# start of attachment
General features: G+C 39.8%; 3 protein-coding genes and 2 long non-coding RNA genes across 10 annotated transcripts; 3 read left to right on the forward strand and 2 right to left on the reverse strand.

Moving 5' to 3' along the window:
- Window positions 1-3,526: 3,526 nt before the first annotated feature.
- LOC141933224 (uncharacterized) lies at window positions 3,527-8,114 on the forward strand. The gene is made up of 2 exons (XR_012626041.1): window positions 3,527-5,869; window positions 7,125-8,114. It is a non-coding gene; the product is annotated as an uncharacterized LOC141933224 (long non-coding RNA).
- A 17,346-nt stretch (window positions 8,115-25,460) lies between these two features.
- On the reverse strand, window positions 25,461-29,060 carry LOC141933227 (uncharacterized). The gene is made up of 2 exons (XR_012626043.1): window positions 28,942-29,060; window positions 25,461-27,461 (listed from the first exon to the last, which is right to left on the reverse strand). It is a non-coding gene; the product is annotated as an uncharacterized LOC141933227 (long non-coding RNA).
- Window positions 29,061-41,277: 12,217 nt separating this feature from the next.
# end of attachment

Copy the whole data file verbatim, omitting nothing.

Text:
General features: G+C 39.8%; 3 protein-coding genes and 2 long non-coding RNA genes across 10 annotated transcripts; 3 read left to right on the forward strand and 2 right to left on the reverse strand.

Moving 5' to 3' along the window:
- Window positions 1-3,526: 3,526 nt before the first annotated feature.
- LOC141933224 (uncharacterized) lies at window positions 3,527-8,114 on the forward strand. The gene is made up of 2 exons (XR_012626041.1): window positions 3,527-5,869; window positions 7,125-8,114. It is a non-coding gene; the product is annotated as an uncharacterized LOC141933224 (long non-coding RNA).
- A 17,346-nt stretch (window positions 8,115-25,460) lies between these two features.
- On the reverse strand, window positions 25,461-29,060 carry LOC141933227 (uncharacterized). The gene is made up of 2 exons (XR_012626043.1): window positions 28,942-29,060; window positions 25,461-27,461 (listed from the first exon to the last, which is right to left on the reverse strand). It is a non-coding gene; the product is annotated as an uncharacterized LOC141933227 (long non-coding RNA).
- Window positions 29,061-41,277: 12,217 nt separating this feature from the next.